Sean Cryan lives in the space between control and surrender.
While the 51-year-old father of three describes himself as a control freak, he also intimately understands that the most carefully organized plans and dearest dreams can crumble. Since he was young, he’s known that a rare blood disorder stalks his family line. His grandfather and great grandfather both died of acute myeloid leukemia. A cousin had a transplant at Fred Hutchinson Cancer Research Center at the age of 19 after being diagnosed with AML.
Then, four years ago, cancer came to his own house. His youngest daughter Louisa was 12 when she began running a fever shortly after New Year’s Day. When it climbed to 106 degrees, Cryan and his wife, Laurel, rushed her to the hospital where tests were run. Later, a doctor brought the parents out of Louisa’s exam room and quietly told them, “We think she has leukemia.”
When everything falls away, Cryan knows, what’s left is the moment and the people you love who are in it with you. “Anything you imagine will happen is not going to match up to the reality,” he said.
One thing the family never could have imagined is that not only would Louisa be diagnosed with AML, but that just a few years later, Cryan would be diagnosed with cancer, too. Tests revealed he had myelodysplastic syndrome (MDS), a malignant blood disease where the bone marrow doesn’t function normally.
Today, from their Seattle home, Cryan and Louisa joke with each other about who has had more treatment. Cryan “wins” as having had more blood transfusions. Louisa is ahead in the category of having the most chemo. They debate who’s had more bone marrow aspirations. “I had more radiation,” Louisa said. Her dad takes the lead in having had two transplants from peripheral blood stem cells to Louisa’s one transplant from umbilical cord stem cells.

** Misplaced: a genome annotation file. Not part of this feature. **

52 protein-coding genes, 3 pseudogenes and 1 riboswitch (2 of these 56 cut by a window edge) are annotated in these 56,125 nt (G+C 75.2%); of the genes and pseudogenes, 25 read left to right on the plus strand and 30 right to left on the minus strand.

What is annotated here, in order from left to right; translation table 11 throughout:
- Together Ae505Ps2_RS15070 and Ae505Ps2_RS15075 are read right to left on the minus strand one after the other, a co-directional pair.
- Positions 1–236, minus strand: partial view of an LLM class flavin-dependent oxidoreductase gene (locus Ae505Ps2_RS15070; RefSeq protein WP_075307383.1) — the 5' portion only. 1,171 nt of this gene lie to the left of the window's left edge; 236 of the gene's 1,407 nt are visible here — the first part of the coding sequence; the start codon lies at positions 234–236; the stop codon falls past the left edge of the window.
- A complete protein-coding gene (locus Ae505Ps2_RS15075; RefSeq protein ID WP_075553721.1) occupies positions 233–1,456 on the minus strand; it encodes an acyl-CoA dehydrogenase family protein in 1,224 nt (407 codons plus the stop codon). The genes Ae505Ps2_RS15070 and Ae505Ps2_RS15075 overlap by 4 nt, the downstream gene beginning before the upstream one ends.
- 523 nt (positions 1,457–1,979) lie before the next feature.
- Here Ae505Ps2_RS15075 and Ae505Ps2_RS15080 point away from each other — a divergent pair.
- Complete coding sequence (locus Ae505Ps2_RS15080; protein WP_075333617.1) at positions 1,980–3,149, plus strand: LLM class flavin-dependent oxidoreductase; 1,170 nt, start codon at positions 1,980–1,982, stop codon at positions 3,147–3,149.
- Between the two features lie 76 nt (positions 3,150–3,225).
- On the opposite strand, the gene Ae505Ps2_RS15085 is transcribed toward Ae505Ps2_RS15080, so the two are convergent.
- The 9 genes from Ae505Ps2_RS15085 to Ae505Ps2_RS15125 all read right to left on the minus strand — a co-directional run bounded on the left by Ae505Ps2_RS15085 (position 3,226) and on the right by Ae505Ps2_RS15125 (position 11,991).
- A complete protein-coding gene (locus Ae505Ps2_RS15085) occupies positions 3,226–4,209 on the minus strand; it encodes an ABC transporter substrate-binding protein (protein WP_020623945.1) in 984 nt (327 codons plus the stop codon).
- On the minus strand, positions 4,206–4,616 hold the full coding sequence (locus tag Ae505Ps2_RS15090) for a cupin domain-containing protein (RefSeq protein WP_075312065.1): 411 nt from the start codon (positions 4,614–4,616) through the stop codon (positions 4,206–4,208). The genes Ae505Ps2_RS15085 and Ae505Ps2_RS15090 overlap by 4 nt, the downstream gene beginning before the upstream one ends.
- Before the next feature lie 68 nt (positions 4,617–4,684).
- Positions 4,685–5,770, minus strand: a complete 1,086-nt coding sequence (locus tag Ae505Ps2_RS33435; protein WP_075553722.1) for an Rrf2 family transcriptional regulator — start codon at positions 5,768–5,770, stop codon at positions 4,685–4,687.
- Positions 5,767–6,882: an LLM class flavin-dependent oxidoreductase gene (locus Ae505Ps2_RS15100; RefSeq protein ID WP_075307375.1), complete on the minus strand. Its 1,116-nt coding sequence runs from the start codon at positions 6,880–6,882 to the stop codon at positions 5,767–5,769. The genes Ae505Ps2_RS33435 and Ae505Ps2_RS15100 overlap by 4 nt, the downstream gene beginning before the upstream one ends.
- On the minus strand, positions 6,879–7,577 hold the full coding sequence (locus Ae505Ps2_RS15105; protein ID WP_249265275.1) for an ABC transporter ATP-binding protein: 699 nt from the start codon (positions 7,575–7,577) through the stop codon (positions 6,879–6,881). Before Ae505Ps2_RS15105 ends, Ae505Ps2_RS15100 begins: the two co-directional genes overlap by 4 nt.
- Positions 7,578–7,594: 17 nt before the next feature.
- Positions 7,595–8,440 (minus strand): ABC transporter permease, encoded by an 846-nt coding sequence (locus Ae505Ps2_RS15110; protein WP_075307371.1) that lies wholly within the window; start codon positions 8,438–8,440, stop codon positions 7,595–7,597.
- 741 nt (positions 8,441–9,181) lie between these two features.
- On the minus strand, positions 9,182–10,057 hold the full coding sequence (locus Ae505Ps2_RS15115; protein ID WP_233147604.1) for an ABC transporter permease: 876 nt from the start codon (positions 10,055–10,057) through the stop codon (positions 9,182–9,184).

These days, Louisa is a healthy 16-year-old high school sophomore who plays bass in the drum line and loves rock climbing. Her transplant cured her leukemia and, after spending a year in the more sterile environment of the Hutch School, which serves patients and families of patients, she was able to return to her school.
Cryan, an architectural project manager, has had a longer road back to health. Between 30 and 40 percent of patients with MDS will develop leukemia, said Dr. Joachim Deeg, Cryan's physician at Seattle Cancer Care Alliance and a member of the Clinical Research Division of Fred Hutch. Cryan’s particular mutation of MDS was “high risk,” meaning that it had a high probability of progressing to leukemia.
He is someone who in his personal and professional life has been quite successful and in control and this disease finds him in a situation where he’s not always,” said Deeg. “He wanted to get out from under the Damocles Sword.”
Cryan had a transplant in 2012, which failed to engraft, and he underwent a second transplant in August 2013. He’s looking forward to returning to work later this summer and recently has resumed riding his bike, a passion he’d had to set aside after his health became tenuous. The number of doses of medicine he takes each day has shrunk from 55 to 26 and he still grapples with fatigue. Going through this shared experience with Louisa has added another dimension to their relationship, he said.
“There are things that happen to me and I’ll tell Louisa and I know she understands in a way no one else will,” Cryan said.
When Louisa was young, Cryan’s hopes were so broad that that they couldn’t be contained in concrete wishes. He remembers just being curious about who she’d become.
When she got sick, his wish for her sharpened: “I just wanted her to live,” he said.
He and Laurel clung to the words of Dr. Abby Rosenberg at Seattle Children’s, where Louisa was treated.
“She said every patient has a 100 percent chance of survival. It’s just that some don’t make it,” he said. “It was a very positive way to hear it.”